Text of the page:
This takes the wind out of McLeod’s assertion, and — at the very least — leaves it unclear who the “he” refers to. Combine that with the fact that the author of the email, Stroehl, refuted McLeod’s interpretation of the line, and McLeod’s claim seems fairly shaky.
No more itemized bills
WHQR requested CFCC’s recent legal bills in order to find out whether there were any spikes in fees associated with Funderburk’s removal.
Legal spending by government agencies is a public record, but there has historically been some debate about how detailed records of that spending should be.
Back in 2020, after WECT’s story first broke about CFCC’s alleged toxic work environment, WECT requested the college’s legal fees from Ward and Smith, the college’s law firm. A struggle ensued, and CFCC refused to provide itemized bills. But eventually, Port City Daily received itemized billing records, albeit in a heavily-redacted document from the college.
But it now appears the law firm no longer itemizes their bills to the college. CFCC didn’t respond to questions about why this is no longer done. Hallingse responded only, “the invoices that I shared with you are what CFCC receives from Ward & Smith. NCGS 132 does not request a public agency to ‘create or compile a record that does not currently exist.’”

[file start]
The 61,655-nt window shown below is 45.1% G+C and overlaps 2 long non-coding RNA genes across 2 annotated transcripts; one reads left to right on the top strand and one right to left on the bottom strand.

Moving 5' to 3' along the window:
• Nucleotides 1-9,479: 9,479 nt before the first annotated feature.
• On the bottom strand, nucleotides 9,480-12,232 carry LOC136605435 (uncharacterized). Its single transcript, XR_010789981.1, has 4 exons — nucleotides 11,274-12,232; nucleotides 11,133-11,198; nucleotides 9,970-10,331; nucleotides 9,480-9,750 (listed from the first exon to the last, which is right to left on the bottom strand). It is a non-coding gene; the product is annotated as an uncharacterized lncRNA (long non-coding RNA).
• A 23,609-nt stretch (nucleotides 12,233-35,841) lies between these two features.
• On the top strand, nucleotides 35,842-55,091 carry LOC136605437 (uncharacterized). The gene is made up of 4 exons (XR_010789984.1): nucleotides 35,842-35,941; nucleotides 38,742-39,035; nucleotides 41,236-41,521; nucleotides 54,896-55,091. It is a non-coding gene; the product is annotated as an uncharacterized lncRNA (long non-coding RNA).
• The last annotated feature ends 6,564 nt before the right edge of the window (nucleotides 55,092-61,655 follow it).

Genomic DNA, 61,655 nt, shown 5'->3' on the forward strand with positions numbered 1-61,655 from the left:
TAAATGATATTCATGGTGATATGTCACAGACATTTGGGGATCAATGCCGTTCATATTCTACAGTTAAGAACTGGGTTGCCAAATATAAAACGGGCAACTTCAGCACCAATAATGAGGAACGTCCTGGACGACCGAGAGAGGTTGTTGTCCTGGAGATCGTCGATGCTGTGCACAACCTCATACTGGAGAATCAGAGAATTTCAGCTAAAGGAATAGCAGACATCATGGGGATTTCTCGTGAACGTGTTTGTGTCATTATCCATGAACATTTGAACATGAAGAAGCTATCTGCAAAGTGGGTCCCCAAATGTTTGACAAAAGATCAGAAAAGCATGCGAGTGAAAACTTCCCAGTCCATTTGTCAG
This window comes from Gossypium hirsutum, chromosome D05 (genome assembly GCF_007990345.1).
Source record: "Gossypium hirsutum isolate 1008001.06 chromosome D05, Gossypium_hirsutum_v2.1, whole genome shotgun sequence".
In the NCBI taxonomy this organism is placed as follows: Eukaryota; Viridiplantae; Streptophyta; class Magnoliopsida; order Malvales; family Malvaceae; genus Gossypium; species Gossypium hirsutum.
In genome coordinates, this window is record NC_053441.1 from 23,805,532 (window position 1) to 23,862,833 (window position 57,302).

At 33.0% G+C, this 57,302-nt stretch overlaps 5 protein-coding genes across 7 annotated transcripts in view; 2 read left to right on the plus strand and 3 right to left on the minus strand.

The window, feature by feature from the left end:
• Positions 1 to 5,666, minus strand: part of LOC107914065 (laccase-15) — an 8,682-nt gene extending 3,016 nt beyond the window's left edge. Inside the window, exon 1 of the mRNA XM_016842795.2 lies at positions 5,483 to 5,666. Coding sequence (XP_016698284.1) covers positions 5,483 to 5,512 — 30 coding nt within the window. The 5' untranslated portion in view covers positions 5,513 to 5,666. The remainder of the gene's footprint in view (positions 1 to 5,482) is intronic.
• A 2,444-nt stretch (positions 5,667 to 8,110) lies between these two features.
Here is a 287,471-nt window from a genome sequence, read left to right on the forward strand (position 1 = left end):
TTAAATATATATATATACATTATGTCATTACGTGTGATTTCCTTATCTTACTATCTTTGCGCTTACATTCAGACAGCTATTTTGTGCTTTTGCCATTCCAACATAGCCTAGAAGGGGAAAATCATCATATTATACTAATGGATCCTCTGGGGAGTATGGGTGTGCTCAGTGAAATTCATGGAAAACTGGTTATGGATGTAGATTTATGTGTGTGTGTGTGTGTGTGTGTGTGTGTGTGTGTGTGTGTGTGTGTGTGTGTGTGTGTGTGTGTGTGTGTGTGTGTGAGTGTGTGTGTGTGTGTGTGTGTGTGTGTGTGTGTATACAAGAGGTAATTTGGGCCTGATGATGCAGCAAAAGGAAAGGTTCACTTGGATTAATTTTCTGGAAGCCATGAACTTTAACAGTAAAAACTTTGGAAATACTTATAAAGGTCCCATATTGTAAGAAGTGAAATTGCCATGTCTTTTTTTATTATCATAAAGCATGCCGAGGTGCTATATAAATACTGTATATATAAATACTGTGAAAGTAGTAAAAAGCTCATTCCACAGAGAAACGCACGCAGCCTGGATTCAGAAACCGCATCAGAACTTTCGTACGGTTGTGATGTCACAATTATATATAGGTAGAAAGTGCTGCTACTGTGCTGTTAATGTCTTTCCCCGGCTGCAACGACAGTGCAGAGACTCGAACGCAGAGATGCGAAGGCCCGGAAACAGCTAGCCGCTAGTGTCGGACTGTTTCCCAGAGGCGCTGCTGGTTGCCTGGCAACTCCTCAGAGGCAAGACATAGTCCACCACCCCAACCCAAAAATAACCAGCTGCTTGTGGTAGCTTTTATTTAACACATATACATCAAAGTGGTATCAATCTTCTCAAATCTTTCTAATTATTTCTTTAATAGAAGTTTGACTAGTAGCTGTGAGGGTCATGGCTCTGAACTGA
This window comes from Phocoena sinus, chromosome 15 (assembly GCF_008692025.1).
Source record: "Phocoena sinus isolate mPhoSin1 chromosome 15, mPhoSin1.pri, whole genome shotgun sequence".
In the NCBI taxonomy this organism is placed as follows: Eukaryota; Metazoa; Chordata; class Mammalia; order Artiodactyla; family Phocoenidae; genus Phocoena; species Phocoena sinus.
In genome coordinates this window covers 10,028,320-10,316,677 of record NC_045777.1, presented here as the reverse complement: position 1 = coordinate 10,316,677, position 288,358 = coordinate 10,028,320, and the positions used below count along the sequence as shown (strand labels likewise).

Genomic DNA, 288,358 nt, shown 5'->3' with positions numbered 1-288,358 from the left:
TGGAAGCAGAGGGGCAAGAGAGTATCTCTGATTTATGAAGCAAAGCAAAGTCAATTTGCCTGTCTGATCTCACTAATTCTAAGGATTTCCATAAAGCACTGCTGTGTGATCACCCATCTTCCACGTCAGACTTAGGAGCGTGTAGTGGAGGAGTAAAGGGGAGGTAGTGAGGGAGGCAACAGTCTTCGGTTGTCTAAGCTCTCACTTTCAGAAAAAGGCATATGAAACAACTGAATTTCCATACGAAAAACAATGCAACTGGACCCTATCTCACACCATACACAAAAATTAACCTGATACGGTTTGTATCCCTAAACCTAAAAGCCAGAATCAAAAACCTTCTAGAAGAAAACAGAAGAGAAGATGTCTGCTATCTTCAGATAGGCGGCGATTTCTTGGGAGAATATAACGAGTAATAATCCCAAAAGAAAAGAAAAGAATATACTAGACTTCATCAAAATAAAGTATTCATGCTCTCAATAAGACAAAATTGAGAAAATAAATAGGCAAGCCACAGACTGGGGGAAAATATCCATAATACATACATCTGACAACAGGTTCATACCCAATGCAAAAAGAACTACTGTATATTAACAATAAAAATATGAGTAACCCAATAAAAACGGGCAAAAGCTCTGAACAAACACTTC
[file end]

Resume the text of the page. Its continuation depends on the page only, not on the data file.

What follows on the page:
Amanda Martin of Duke Law School’s First Amendment Clinic said, “In my experience, it is unusual for a law firm not to itemize its invoice[s], though it likely is more common for invoices not to be itemized if a law firm is working on a retainer basis.”
Correlations to legal spending
Based on the invoices provided by CFCC, the college has spent a total of $81,076 over the last 18 months, ending in February. (Hallingse said the college hasn’t yet been billed for legal services for the month of March.)
The most expensive monthly invoices were for services provided in February 2023 ($8,992), November 2022 ($8,353), and May 2022 ($8,294). For the invoices for the months of June 2021 through August 2021, records show the college was behind on legal bills from the prior months.